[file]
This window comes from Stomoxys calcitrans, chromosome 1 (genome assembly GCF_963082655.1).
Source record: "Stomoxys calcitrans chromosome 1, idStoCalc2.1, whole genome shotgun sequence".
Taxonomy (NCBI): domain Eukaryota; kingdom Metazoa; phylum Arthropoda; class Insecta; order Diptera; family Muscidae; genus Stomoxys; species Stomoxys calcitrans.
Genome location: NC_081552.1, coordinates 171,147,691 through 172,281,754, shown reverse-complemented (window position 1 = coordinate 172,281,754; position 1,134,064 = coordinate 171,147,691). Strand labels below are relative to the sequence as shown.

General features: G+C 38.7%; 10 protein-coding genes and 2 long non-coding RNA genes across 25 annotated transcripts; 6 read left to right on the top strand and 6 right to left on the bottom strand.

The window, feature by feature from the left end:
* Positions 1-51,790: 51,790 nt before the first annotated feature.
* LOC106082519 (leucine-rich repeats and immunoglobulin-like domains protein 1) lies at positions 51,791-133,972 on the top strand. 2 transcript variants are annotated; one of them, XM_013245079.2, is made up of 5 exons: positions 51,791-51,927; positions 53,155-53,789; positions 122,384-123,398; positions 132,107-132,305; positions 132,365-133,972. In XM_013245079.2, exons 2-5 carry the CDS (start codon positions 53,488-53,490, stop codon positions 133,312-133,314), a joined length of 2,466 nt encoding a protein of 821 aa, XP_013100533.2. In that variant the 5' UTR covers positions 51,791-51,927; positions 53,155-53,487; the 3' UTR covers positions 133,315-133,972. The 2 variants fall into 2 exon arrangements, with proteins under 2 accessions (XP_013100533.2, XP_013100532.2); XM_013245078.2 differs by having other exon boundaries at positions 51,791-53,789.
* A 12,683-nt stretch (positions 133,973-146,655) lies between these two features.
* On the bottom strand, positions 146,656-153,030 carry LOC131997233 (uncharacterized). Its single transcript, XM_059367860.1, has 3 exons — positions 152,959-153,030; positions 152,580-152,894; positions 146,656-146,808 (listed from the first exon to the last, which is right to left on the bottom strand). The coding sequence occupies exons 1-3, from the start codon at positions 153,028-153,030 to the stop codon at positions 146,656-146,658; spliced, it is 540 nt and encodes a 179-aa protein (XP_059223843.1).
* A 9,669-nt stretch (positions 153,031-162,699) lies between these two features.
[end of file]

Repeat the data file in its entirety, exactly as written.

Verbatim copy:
This window comes from Stomoxys calcitrans, chromosome 1 (genome assembly GCF_963082655.1).
Source record: "Stomoxys calcitrans chromosome 1, idStoCalc2.1, whole genome shotgun sequence".
Taxonomy (NCBI): domain Eukaryota; kingdom Metazoa; phylum Arthropoda; class Insecta; order Diptera; family Muscidae; genus Stomoxys; species Stomoxys calcitrans.
Genome location: NC_081552.1, coordinates 171,147,691 through 172,281,754, shown reverse-complemented (window position 1 = coordinate 172,281,754; position 1,134,064 = coordinate 171,147,691). Strand labels below are relative to the sequence as shown.

General features: G+C 38.7%; 10 protein-coding genes and 2 long non-coding RNA genes across 25 annotated transcripts; 6 read left to right on the top strand and 6 right to left on the bottom strand.

The window, feature by feature from the left end:
* Positions 1-51,790: 51,790 nt before the first annotated feature.
* LOC106082519 (leucine-rich repeats and immunoglobulin-like domains protein 1) lies at positions 51,791-133,972 on the top strand. 2 transcript variants are annotated; one of them, XM_013245079.2, is made up of 5 exons: positions 51,791-51,927; positions 53,155-53,789; positions 122,384-123,398; positions 132,107-132,305; positions 132,365-133,972. In XM_013245079.2, exons 2-5 carry the CDS (start codon positions 53,488-53,490, stop codon positions 133,312-133,314), a joined length of 2,466 nt encoding a protein of 821 aa, XP_013100533.2. In that variant the 5' UTR covers positions 51,791-51,927; positions 53,155-53,487; the 3' UTR covers positions 133,315-133,972. The 2 variants fall into 2 exon arrangements, with proteins under 2 accessions (XP_013100533.2, XP_013100532.2); XM_013245078.2 differs by having other exon boundaries at positions 51,791-53,789.
* A 12,683-nt stretch (positions 133,973-146,655) lies between these two features.
* On the bottom strand, positions 146,656-153,030 carry LOC131997233 (uncharacterized). Its single transcript, XM_059367860.1, has 3 exons — positions 152,959-153,030; positions 152,580-152,894; positions 146,656-146,808 (listed from the first exon to the last, which is right to left on the bottom strand). The coding sequence occupies exons 1-3, from the start codon at positions 153,028-153,030 to the stop codon at positions 146,656-146,658; spliced, it is 540 nt and encodes a 179-aa protein (XP_059223843.1).
* A 9,669-nt stretch (positions 153,031-162,699) lies between these two features.